An open landscape of sand and shingle
This landscape is found in five narrow bands along the Suffolk coast: short stretches to the north of Lowestoft; at Kessingland; from Southwold to the north side of Dunwich; a long stretch from the south side of Dunwich Heath through to Bawdsey, including the substantial shingle spit of Orford Ness; and then a final short stretch at Felixstowe, ending at Landguard Point. There is also a small area of dunes that now form Felixstowe Ferry Golf Links.
Geology and landform
These shingle ridges or coastal dunes are formed by wave action and longshore drift on sand and stones. When forming beaches, the shingle creates a long high ridge backed by soft cliffs or saltmarsh. However, apart from on Orford Ness there are no areas of natural transition from beach to saltmarsh because of the presence of sea defences. At Orford Ness a succession of shingle ridges has coalesced to form a broad and very flat plain, although the long tail of the spit remains a broad ridge. This 11-mile-long spit is the largest of its type on the east coast and has been evolving since at least the Middle Ages, though the ‘nose’ or ‘ness’ that was more prominent in the past has been largely lost since 1601.
Soils and vegetation
Because there is essentially no soil on the shingle, it is extremely arid and salty making it very difficult for plants to colonise these habitats. However vegetation does make a contribution to this landscape. Over time, wave action will sort the stone of the beach by size creating ridges of fine material on which it is possible for some plant life to colonise. However any disturbance of this vertical sorting of the stone will cause the matrix of plant roots and fine gravel to break down, resulting in permanent loss of the vegetated shingle.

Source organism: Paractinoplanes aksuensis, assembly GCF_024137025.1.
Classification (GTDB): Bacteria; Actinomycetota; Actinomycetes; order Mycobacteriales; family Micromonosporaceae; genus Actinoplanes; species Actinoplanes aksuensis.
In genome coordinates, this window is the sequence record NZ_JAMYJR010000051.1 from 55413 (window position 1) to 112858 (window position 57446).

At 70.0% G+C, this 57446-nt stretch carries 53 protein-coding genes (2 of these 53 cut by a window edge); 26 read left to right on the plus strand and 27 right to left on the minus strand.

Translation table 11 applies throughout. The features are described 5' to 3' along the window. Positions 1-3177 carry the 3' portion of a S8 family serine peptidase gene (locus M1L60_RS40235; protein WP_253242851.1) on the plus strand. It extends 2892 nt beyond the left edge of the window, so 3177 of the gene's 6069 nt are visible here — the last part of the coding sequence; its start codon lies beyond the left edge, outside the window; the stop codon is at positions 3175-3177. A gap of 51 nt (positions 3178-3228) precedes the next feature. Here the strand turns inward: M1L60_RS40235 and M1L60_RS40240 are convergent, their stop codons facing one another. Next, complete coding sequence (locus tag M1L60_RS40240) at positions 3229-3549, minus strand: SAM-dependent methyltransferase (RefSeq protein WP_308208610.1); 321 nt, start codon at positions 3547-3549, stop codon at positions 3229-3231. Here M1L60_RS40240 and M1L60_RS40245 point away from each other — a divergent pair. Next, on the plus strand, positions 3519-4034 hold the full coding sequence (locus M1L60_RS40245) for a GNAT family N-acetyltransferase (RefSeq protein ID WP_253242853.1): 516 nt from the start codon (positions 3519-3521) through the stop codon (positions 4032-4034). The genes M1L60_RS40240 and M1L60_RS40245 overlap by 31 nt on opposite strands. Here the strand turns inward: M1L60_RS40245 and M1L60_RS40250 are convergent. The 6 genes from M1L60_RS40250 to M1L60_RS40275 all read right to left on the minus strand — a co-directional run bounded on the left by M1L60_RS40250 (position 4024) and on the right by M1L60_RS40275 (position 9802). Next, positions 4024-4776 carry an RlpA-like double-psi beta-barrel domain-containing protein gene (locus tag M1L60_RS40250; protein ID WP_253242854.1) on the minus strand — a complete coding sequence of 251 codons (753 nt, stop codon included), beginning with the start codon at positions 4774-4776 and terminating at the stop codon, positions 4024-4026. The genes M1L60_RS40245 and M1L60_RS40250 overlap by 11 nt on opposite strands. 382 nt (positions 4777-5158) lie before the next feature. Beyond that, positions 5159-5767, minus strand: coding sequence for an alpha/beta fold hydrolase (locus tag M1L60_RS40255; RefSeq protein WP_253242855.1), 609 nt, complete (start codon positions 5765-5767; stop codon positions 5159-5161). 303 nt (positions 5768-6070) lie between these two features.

On the shingle beaches of the county the intrusion of sea defence structures such as walls and groins is readily apparent. In short stretches there are beach huts and piers. However other income generating activity is not very apparent with only a small number of fishing boats now based on the beach.
The most significant structures in this landscape are those related to military defence. The most southerly is the fort at Landguard; the first fortification here was built for Henry VIII, but the first real fort was built in 1625, though renewed and enlarged many times up to the 20th century. From 1809 a string of Martello towers was built from Aldeburgh down to Felixstowe (and across the Orwell at Shotley) as a defence against Napoleon. These large dark towers are prominent features on this stretch of the coast, as can be seen at Bawdsey and Shingle Street. The two World Wars of the 20th century have left behind large numbers of structures along the coast, ranging from concrete gun batteries and pillboxes to anti-tank blocks and remains of scaffolding. There is also the vast and complex range of buildings at Orford Ness, from the early lighthouse to the Cobra Mist building and the World Service transmitter array. Especially on the Ness the built structures are on the same vast scale as the landscape.
On Orford Ness the lack of familiar points of reference at a recognised scale, such as trees and hedges, together with the presence of several very large buildings of unfamiliar and brutalist design, creates the feeling of a vast and inhuman landscape.
These are highly dynamic and fragile landscapes. They are threatened directly by human activity which can damage vegetated shingle structures. Furthermore the ability of this landscape to maintain itself is compromised by "coastal squeeze" whereby development behind the beach prevents the dynamic movement of material in response to rising sea levels.
All images in this page are copyright of SCC except © which is Malcolm Farrow